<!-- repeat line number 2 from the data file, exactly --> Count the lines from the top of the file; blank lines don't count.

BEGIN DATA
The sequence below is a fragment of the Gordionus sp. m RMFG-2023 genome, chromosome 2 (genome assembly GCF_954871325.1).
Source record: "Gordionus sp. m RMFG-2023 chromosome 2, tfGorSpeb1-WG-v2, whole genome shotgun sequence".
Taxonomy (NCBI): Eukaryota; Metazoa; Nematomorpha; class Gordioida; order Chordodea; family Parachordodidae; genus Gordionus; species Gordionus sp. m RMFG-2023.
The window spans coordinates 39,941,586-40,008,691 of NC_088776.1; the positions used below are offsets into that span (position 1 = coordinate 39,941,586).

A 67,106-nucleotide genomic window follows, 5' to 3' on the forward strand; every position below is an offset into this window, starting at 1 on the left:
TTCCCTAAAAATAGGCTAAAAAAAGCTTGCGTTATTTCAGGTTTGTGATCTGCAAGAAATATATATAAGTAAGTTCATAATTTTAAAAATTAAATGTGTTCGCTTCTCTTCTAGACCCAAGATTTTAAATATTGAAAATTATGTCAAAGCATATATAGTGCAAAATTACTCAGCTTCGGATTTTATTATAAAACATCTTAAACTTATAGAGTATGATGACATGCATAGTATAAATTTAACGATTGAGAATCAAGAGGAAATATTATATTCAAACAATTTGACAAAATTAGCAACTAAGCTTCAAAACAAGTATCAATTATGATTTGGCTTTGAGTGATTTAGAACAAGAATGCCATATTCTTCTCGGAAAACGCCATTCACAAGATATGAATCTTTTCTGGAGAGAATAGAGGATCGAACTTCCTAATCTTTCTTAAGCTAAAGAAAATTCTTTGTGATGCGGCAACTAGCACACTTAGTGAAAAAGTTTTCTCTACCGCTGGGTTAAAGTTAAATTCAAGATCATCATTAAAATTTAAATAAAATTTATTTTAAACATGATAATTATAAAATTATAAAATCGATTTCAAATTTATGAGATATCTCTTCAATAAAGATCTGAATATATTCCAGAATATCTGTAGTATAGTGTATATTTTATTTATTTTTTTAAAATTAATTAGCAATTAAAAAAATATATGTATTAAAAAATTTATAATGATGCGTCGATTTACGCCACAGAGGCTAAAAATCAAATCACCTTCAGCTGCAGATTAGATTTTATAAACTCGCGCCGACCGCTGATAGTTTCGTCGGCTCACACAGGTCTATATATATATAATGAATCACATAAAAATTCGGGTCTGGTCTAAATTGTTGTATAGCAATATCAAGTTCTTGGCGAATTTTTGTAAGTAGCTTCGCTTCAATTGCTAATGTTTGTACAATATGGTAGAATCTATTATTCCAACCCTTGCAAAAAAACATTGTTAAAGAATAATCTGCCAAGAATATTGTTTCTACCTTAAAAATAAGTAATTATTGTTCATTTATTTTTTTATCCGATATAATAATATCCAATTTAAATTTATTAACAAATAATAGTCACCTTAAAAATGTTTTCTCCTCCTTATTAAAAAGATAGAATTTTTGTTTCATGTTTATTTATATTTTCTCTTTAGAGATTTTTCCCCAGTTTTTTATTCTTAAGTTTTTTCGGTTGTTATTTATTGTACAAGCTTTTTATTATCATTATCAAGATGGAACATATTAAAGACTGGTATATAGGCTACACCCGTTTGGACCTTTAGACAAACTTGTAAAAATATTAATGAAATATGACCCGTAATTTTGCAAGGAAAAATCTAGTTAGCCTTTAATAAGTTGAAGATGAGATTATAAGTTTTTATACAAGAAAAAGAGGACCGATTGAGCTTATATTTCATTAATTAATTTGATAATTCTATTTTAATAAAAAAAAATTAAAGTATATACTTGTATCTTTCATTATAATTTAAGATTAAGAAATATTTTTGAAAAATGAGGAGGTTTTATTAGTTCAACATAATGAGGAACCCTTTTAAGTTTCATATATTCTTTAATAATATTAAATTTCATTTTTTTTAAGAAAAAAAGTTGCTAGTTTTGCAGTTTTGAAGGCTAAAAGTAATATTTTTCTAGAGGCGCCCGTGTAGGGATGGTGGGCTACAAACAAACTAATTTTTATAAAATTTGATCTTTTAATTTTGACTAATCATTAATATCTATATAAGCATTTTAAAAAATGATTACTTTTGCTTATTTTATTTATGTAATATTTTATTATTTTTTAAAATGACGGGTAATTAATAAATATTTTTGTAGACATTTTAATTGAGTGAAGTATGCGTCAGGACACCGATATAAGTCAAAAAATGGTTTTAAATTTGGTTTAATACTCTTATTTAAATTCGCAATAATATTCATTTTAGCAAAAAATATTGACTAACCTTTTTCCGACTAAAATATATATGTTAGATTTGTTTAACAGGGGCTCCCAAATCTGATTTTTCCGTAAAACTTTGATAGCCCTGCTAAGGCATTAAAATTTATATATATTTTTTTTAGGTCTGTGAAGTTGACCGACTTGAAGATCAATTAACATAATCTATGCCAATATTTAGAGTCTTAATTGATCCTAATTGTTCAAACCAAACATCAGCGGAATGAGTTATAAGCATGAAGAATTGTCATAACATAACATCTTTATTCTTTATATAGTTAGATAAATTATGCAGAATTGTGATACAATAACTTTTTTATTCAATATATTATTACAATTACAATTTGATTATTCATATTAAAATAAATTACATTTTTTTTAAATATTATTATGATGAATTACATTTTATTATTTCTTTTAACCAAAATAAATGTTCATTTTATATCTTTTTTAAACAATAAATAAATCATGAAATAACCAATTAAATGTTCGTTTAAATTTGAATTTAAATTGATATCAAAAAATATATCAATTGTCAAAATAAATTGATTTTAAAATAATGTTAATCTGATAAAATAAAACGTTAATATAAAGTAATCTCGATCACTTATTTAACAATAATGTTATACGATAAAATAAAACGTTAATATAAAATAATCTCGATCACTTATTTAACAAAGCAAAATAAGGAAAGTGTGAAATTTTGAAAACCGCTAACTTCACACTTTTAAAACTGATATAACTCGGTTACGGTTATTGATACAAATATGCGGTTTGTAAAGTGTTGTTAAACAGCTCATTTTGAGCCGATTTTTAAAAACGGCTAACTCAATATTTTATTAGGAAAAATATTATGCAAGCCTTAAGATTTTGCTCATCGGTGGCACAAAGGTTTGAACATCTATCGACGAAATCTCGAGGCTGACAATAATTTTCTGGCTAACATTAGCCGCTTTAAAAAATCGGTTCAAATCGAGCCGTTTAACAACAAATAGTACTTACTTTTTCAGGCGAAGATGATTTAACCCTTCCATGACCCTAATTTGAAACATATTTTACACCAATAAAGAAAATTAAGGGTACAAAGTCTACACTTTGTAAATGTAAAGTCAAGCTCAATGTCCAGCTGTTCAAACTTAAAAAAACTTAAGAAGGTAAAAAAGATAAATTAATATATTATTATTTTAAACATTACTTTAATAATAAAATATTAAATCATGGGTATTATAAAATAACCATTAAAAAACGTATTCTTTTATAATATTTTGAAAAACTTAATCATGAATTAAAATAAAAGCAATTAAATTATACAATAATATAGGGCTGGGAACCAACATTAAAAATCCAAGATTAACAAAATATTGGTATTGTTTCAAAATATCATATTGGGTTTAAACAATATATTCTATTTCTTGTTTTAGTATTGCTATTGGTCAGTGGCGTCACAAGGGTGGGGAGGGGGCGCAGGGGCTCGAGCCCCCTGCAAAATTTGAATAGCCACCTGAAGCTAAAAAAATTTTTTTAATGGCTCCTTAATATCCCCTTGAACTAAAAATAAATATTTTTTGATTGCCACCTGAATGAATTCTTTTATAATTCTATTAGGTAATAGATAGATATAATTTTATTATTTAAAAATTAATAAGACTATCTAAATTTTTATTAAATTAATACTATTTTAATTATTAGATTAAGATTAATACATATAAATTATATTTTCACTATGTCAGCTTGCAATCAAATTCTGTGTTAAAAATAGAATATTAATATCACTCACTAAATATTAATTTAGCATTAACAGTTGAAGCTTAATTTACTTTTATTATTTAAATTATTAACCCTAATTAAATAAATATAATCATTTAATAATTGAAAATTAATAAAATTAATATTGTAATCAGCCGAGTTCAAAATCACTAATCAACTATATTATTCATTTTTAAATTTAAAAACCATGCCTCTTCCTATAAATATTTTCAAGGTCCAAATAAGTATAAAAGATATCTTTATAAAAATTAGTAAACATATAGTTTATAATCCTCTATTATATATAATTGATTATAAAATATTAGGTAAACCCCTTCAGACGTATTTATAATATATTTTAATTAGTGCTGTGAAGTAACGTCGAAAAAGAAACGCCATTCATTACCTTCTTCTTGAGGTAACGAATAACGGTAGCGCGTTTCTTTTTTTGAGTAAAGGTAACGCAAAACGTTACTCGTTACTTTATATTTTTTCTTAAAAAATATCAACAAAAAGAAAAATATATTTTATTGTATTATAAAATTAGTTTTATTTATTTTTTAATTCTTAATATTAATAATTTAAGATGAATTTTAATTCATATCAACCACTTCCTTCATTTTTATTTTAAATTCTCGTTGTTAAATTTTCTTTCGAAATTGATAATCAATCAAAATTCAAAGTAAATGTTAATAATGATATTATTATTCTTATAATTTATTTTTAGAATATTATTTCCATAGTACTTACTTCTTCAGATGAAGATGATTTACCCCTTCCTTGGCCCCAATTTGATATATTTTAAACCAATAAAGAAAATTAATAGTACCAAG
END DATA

Source record: "Gordionus sp. m RMFG-2023 chromosome 2, tfGorSpeb1-WG-v2, whole genome shotgun sequence".